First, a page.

But, for all its energy and power, it’s also oddly stiff, and this has something to do with Berlioz’ admiration of Spontini, I suspect. I don’t know that much of Spontini’s work, but grandeur and seriousness of intent is critical in the pieces I have heard (and there is a large amount of his music on YouTube, interestingly enough). Berlioz’ music for Cellini has passion and spirit to burn, but the Stolzl production shows that it also is old-fashioned in a grand-opera way.

Much of the music is first-rate, but it falls short of being a first-rate opera, at least for today’s sensibilities, because its melodic inspiration is not that effective, and while the score glimmers with orchestral genius, it also lacks a certain variety that would make the opera easier to take in a more sober staging.

As is, it seems to me that Philipp Stolzl did Berlioz a favor by coming up with this bold, manic staging, indebted as it is to television. movies and pop culture, and so full of the short-attention-span mentality prevalent today. Having so much crazy stuff to look at, so much business (including the theft from Star Wars of the idea of C3PO without a head for Ascanio’s aria), takes the viewer’s mind off some of the stasis of the music.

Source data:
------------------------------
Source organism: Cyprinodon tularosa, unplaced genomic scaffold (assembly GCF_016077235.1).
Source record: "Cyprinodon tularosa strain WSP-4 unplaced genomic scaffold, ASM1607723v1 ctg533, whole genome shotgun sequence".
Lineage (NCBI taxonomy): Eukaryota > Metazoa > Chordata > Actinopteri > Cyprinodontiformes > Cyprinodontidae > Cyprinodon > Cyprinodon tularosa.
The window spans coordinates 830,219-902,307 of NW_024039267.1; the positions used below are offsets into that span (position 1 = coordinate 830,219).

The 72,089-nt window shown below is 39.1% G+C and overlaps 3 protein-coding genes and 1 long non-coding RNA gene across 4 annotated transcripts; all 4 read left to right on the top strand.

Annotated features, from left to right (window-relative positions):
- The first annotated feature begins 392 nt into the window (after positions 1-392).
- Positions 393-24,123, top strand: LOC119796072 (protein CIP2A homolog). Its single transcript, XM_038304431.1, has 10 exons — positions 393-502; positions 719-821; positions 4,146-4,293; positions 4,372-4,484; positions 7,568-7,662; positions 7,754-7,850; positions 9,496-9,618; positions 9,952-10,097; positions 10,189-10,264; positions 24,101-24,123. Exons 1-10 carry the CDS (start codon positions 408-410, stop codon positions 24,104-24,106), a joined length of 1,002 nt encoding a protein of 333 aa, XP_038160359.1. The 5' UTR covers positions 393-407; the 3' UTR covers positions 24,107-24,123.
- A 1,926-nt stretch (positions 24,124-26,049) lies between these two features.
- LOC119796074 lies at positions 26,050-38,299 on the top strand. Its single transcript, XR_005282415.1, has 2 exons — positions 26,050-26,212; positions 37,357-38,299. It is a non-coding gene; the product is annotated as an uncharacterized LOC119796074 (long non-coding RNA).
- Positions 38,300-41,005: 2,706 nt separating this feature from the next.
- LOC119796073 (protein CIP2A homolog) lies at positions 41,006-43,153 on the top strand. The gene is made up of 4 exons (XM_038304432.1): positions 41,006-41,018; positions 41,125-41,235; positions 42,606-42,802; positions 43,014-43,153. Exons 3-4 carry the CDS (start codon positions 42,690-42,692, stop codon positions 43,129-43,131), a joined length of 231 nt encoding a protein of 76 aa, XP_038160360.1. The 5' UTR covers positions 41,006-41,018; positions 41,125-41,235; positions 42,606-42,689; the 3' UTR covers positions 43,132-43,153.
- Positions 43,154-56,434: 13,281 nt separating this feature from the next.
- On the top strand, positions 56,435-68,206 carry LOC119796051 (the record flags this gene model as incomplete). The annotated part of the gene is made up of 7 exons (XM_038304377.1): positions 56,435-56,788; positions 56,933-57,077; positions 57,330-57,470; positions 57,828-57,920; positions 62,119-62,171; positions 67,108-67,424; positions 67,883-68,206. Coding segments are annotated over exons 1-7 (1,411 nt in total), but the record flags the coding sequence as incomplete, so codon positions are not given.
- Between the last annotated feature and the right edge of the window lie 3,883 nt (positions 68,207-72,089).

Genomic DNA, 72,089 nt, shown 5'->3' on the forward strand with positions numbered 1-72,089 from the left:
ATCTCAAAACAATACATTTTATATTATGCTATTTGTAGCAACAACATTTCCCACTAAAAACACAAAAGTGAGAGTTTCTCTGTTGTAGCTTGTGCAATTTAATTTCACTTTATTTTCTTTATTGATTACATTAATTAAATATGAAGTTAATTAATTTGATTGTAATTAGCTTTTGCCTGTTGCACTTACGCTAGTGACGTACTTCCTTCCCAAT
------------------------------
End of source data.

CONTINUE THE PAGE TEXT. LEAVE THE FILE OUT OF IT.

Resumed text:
That’s how it struck me, at least. I greatly enjoyed this production, loved Kovalevska and Aldrich, and especially enjoyed hearing what is probably the best performance overall this opera has ever received. But it also showed that opera, like movies, is beholden to spectacle these days, and that Berlioz’ score, while unfairly neglected, has been pushed aside for other reasons than just its difficulty of presentation.

Soon, audiences will want fresher opera repertory

parmagiovanna1109

Svetla Vassileva as Joan of Arc in Giovanna d’Arco.

May 5, 2009
One more word about opera repertory: There seems to be a lot of different information about the kinds of operas being presented these days at American opera companies.
From my perspective, while the news as expressed in this 2007 piece from The American is rather positive, much of the repertory I’ve seen and will see in the near future down here in South Florida is very much along well-worn roads.